High Prices Put a Damper On Industrial Demand
Gas producers must be wringing their hands in glee as futures
prices topped $4.50/MMBtu on Friday, but some of their customers
clearly are a little less than overjoyed. High gas prices are
forcing some fertilizer producers to consider shutting down their
plants and selling their feedstock on the open market just to make
WEFA Inc. energy analyst Ron Denhardt estimates the gas industry
will lose 25% (400 MMcf/d) of demand from the ammonia and urea
industry this year because of the high price of natural gas. Other
observers are expecting much larger losses, reaching as high as 1.5
Bcf/d. Total gas consumption for ammonia and urea production is
about 1.6 Bcf/d.
WEFA's Denhardt also estimates the potential loss of an
additional 1-2 Bcf/d of gas demand due to fuel switching in the
power production sector and said about 150 MMcf/d already has been
lost due to fuel switching among industrial end users. But the fuel
switching number is a moving target because of fluctuating prices
for comparative fuels, particularly Nos. 1 and 2 fuel oil, both of
which currently exceed the price of natural gas per MMBtu.
Demand losses from cuts in ammonia and urea production more
evident. When an ammonia plant is shut down, demand from that plant
obviously vanishes, and several plants already have shut down. More
shut downs or production curtailments could be on the way,
according to plant operators and market observers.
Terra Industries, for example, already has told 70% of its
employees at its Blytheville, AR, urea plant that they will be laid
off for up to six months because the plant is being shut down in
response to high gas prices, according to the June 5 issue of
Fertilizer Markets. Farmland, another fertilizer producer, cited
high gas prices when it shut down its Pollack, LA, plant last week.
CF Industries has been in no hurry to restart its Donaldsonville,
LA, ammonia and nitrogen fertilizer plant, which was shut down
after an explosion last month. In addition, Mississippi Chemical,
PES Nitrogen and Terra all say they are considering further output
reductions in the U.S. because of high feedstock costs.
"Chemical and fertilizer companies who have hedged their gas
supplies are better off shutting down their plants right now and
selling the gas into the market," said one chemical plant supply
manager, who asked to remain anonymous. "It's terrible. It's awful.
About 70% of my contracts for sale are pass-through based on the
cost of raw materials, and that's the only thing that is keeping me
in business right now. We would not be making cost right now
otherwise. We might be at a break-even point. And we hedged about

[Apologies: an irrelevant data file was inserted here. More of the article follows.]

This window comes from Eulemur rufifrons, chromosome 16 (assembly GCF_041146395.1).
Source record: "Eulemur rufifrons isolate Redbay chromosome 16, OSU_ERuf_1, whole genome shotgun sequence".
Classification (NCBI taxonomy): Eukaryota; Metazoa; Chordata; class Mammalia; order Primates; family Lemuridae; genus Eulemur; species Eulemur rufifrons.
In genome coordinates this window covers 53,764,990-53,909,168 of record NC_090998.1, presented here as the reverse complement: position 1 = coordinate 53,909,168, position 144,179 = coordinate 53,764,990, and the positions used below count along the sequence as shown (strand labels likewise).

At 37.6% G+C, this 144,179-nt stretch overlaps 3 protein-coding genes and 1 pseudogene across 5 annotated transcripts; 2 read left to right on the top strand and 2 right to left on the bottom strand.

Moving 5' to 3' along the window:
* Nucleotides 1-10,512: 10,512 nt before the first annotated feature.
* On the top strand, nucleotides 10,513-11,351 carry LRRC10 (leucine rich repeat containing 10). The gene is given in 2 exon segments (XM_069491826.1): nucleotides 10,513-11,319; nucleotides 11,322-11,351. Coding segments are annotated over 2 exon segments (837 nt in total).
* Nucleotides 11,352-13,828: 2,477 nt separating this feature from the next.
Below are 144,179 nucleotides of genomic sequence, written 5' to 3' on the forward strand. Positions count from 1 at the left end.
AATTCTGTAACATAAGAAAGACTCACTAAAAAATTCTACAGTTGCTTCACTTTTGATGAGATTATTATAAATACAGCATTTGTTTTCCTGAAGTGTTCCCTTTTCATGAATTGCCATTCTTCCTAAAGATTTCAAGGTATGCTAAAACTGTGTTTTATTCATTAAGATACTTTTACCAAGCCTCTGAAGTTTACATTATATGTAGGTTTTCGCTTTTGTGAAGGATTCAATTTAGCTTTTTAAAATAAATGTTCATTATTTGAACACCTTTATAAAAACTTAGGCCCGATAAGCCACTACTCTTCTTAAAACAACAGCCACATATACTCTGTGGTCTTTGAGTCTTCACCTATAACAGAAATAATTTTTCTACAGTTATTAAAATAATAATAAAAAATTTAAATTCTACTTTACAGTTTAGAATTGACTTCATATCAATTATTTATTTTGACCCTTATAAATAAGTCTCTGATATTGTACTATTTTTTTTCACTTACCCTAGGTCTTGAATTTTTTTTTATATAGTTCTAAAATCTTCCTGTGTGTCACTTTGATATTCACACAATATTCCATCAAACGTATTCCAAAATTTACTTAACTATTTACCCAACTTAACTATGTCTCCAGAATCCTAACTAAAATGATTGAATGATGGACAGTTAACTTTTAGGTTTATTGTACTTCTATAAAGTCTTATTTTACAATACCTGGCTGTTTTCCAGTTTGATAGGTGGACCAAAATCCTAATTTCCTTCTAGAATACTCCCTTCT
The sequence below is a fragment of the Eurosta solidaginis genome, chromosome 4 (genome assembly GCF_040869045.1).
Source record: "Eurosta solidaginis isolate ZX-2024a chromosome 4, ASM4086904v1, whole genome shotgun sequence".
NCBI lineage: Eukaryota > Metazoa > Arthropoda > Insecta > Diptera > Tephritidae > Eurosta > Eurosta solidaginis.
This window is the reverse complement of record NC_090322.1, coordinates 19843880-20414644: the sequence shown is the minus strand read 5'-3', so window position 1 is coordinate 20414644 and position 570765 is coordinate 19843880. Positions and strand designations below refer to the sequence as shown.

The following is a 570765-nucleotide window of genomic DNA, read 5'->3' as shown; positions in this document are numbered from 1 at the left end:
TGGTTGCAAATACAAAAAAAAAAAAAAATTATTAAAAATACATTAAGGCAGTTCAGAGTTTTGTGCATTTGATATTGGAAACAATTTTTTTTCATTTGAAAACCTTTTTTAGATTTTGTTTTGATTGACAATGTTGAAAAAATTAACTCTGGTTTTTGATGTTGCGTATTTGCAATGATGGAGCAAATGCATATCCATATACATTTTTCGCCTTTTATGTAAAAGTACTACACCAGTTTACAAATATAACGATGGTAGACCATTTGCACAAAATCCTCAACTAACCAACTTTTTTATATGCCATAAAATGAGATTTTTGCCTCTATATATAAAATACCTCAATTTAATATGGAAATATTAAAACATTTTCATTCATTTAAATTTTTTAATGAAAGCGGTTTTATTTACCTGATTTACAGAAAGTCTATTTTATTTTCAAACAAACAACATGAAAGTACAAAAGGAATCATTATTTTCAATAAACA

40% of our purchases back in September of last year, which was a
pretty good time, looking back right now. We just have to plan it
day by day. A number of fertilizer companies have closed up," he
It's difficult to say when it becomes uneconomic to produce
fertilizer because each plant is unique with its specific
depreciation rate and costs, noted Dennis Lee, manager of energy
and feedstock for Sask Ferco Products Inc., a partnership of
Cargill and the Saskatchewan government. Lee's plant is one of the
largest ammonia and urea producers in the world. It uses about 75
MMcf/d. Regardless of the unique circumstances of each plant,
however, it's clear most of the companies will have to put out a
lot of cash in the next few months to stay producing, said Lee.
"From a credit perspective, some of the weaker companies may be in
a credit crunch. There have been a couple of announcements of
prolonged shut-downs in the Gulf Coast region recently because of
high gas prices.
"People are getting antsy" because of a potential fertilizer
shortage in the fall, he said. "Overall, I don't think it's a very
healthy time for our industry. There could be some restructuring
because of it."
He said it "doesn't look like" his plant is in any danger of a
prolonged shut-down "at this point" because it is very close to its
customer base in the Midwest and has a high efficiency factor, much
higher than its older competitors in the Gulf Coast and
Midcontinent regions. But the outlook does not look as good for
many of his competitors, he said.
"I've had fertilizer producers come up to me and say 'we just
can't make it through this.' At the same time I've talked to
marketers who deal with fertilizer producers who say they are
willing to lock in $4 prices this year," said Denhardt. "He said
their break even number is $5. You have to take what they say with
a little bit of a grain of salt. People will say things just to
move the market."
Fertilizer Markets claims average cash costs for ammonia
production at $4 gas prices are about $168/short ton compared to
current sales prices that average $197/short ton. "Their break even
number probably is above $4" on average, said Denhardt. "However,
the older less efficient plants are struggling."
Procter & Gamble recently turned to energy procurement over
the Internet in an attempt achieve greater purchasing efficiency
and lower prices (see related story this issue). It is posting
requests for quotes (RFQ) for a number of its facilities on a new
transaction website, www.energygateway.com, as part of its
exploration of new avenues for supply acquisition. "We're in the
early stages of experimenting with this," a P&G energy buyer
said. P&G, which like most very large energy using
manufacturers, continues to do its buying and risk management
in-house, plans to post more RFQs on the energygateway.com website.
"We're looking for other opportunities to try out and evaluate.
We're always looking for ways to bring value to our company," the
P&G buyer said. "It's not a good time to be a buyer in the
energy market. We're re-evaluating our approaches. We don't want to
just be a victim of the market."